Those Egrets are huge by the way . He is going to miss the front pond which is usually crystal clear and affords him easy fishing since I am moving the fish there to the big pond and will only house water lilies and plants in the front pond.

I took some photographs of the ponds today. I am still working on them but I love doing it.

small pond








The edges of the ponds are disguised by plants as they grow.











more of small pond















Big pond








Don't worry, the big pond will have plants around it again soon and a new beach.
My fish like to ham it up for the camera.
It's hard to take a full photo of it unless I am up higher or standing far away. Its not huge but it's not tiny either.

6 comments:

  1. Hi Annie! This was a good Earth Day post. I would love to try NJ tomatoes. I know when I grow my own they are soooo much better than even so-called vine-ripened ones from the store. It's amazing what pass for tomatoes some places- totally hard and tasteless. I don't think you were a blog visitor of mine when we had Dylan but he would eat my tomatoes right off the vine the moment they were ripe. :D

    Sorry about my snippy post about Kate from DWTS. She irked me when she said she thought the fans would keep her on the show yet she behaved so poorly and even her usually patient dance partner Tony walked out on her. She is a drama queen and I though the people who were really trying hard should've lasted longer than she did. I never watched her show so don't really know her but she did npt come off as a very nice person in DWTS.

    (((Hugz)))

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  2. Hi Annie!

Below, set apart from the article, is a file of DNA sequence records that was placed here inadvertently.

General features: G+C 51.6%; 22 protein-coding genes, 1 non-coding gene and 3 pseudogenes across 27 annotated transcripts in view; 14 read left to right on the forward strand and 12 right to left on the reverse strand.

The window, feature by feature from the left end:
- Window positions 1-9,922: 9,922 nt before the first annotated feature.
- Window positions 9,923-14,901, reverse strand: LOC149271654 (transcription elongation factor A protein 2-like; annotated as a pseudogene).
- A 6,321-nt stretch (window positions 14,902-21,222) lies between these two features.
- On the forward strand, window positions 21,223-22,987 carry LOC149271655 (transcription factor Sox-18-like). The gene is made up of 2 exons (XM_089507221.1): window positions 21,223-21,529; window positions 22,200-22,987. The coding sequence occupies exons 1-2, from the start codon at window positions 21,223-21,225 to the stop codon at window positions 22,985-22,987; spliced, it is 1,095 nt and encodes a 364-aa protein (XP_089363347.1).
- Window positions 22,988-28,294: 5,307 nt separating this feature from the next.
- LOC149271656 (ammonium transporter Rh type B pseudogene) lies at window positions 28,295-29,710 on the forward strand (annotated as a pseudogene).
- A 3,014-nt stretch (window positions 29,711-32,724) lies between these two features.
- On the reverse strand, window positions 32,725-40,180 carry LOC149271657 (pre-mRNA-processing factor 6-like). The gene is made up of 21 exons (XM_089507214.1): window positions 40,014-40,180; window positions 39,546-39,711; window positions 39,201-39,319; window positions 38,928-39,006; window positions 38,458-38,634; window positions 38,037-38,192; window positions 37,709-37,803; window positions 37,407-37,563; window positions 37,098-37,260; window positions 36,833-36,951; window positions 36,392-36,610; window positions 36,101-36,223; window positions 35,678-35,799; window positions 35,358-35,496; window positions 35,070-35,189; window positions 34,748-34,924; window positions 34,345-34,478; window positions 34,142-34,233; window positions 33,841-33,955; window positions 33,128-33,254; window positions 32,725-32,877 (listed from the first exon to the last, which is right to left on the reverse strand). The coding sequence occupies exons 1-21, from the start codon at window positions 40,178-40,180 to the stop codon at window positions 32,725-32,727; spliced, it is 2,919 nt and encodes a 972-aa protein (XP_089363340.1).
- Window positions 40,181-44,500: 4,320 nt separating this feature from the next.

Good tips and information!

    Because I have only concrete in my small backyard I grow tomatoes in large flower pots every summer with good results. I usually have to water them every morning, and I try to nip the tops to keep them compact, but I get enough fresh tomatoes to keep me happy. I grow herbs and peppers in pots too. There is nothing as good as home grown! :-)

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  3. Hi Annie;

    I used to get the Farmer's Almanac every year when we first moved up to the country from the Bronx. I haven't seen one in years. I loved them. I even miss growing tomatoes, peppers and beans.

    Your ponds are lovely. I enjoyed enlarging the photos and seeing your "hammy" fish. LOL!!

    Have a lovely evening my friend.
    ;-}

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  4. Hi Annie,
    What a fitting post on Earth Day. I was wondering when you posted about killing a snake? I must of missed that one?? Your NJ tomatoes sound great! I am in love with your ponds. It is so beautiful. You must be on a very large property in NJ?
    Have a wonderful weekend :)
    Hugs, Dru

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  5. Your ponds are amazing and great info on tomatoes...LOVE tomatoes! HATE SNAKES...don't know that courage to kill one or even get near one. HATE them!

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  6. I miss my Jersey tomatoes. But once at a farmers market I found a vendor who sold tomatoes that tasted like home. As we got to talking about that I find out he used to work at Rutgers in the acricultural area. He said the secret to the taste is to use lots and lots of chicken manure. Must be true cuz this was CA but the maters tasted like home. :)